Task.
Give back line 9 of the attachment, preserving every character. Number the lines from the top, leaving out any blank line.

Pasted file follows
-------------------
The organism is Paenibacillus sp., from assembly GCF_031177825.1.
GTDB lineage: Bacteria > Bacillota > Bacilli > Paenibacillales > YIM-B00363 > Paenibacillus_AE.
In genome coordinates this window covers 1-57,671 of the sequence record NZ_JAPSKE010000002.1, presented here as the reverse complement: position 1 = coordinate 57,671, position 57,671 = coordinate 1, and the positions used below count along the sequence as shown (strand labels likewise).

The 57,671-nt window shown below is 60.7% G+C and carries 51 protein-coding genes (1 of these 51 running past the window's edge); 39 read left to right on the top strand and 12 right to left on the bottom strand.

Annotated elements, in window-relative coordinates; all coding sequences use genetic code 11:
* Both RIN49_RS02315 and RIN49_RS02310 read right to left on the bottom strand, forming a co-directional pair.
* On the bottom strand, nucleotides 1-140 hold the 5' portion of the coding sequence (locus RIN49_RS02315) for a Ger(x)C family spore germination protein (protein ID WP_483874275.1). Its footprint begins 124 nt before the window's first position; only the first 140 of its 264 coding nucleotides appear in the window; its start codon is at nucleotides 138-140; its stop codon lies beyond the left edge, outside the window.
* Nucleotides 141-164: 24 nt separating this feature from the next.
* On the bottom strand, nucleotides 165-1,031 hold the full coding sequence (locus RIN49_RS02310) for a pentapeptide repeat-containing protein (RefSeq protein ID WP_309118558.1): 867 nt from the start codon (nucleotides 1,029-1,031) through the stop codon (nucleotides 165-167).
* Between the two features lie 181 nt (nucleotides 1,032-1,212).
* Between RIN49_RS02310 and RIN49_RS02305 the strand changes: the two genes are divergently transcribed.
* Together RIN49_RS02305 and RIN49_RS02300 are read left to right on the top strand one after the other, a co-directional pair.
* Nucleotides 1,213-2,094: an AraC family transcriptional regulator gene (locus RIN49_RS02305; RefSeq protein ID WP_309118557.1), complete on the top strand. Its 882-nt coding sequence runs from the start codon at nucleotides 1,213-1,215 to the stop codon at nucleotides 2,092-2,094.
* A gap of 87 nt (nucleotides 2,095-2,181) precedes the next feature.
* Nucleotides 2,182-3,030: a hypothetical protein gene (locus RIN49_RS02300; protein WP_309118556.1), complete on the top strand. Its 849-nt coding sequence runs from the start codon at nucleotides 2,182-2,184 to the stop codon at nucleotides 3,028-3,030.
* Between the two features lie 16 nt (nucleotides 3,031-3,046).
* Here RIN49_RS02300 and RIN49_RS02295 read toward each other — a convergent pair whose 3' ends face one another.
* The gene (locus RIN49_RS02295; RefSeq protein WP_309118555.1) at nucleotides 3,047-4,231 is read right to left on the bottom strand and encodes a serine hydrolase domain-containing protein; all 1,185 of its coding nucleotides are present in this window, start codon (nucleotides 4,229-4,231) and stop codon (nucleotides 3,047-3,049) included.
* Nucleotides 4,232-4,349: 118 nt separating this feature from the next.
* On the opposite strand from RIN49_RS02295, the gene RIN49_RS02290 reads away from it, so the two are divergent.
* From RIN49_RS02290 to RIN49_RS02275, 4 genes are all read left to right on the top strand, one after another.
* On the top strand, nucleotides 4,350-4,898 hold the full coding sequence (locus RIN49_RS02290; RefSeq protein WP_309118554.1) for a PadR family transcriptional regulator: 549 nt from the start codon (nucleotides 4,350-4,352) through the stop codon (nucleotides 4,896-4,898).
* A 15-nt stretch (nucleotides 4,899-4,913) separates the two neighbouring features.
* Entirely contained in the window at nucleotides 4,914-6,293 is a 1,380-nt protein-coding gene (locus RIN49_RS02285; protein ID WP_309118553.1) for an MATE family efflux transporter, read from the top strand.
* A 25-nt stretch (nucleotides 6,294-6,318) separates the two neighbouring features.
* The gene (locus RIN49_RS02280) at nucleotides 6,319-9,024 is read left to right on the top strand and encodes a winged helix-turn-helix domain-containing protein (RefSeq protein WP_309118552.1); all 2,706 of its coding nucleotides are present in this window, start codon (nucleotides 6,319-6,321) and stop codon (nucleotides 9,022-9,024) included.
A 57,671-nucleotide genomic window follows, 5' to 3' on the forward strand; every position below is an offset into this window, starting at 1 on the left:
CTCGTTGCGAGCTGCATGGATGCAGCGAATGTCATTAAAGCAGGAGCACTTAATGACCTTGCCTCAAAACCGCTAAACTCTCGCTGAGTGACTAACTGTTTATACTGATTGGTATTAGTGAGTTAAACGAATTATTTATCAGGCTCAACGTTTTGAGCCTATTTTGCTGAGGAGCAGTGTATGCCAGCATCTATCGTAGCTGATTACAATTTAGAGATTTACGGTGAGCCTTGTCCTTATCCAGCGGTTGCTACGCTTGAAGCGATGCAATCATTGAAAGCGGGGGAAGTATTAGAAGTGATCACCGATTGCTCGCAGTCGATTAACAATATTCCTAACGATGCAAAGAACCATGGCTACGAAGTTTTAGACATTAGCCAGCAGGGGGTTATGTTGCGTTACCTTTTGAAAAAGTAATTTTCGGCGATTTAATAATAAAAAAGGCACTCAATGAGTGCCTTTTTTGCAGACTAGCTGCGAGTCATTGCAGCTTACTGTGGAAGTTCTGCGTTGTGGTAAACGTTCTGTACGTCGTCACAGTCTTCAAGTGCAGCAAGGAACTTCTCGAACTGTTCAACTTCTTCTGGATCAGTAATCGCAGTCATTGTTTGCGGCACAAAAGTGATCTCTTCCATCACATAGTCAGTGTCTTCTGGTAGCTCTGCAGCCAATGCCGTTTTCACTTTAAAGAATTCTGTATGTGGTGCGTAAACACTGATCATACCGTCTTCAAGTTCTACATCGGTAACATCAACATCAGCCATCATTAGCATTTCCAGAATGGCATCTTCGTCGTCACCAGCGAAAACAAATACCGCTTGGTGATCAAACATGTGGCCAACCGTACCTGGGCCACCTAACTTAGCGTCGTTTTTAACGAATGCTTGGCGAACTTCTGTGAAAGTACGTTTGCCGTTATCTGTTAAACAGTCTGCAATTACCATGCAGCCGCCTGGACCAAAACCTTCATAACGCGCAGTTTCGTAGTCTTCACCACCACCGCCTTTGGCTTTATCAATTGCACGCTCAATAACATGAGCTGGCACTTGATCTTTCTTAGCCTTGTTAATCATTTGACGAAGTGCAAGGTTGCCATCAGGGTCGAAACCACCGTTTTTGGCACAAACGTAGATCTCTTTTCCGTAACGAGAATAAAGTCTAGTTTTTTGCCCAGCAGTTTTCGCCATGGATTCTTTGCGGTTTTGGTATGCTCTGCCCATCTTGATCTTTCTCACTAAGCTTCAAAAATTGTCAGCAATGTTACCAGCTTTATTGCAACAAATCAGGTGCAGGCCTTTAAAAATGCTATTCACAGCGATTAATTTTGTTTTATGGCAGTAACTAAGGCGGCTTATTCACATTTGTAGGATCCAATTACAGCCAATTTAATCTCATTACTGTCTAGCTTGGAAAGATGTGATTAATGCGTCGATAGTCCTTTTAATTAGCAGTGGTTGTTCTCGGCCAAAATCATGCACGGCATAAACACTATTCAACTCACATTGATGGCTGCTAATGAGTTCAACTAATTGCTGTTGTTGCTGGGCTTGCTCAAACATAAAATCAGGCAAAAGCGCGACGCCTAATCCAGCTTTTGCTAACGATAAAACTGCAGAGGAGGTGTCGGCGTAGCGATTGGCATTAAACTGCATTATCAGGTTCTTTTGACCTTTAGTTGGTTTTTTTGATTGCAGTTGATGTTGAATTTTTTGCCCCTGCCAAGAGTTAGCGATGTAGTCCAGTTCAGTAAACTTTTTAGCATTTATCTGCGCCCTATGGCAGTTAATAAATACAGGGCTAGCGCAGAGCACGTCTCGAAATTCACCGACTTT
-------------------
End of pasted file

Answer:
* On the bottom strand, nucleotides 165-1,031 hold the full coding sequence (locus RIN49_RS02310) for a pentapeptide repeat-containing protein (RefSeq protein ID WP_309118558.1): 867 nt from the start codon (nucleotides 1,029-1,031) through the stop codon (nucleotides 165-167).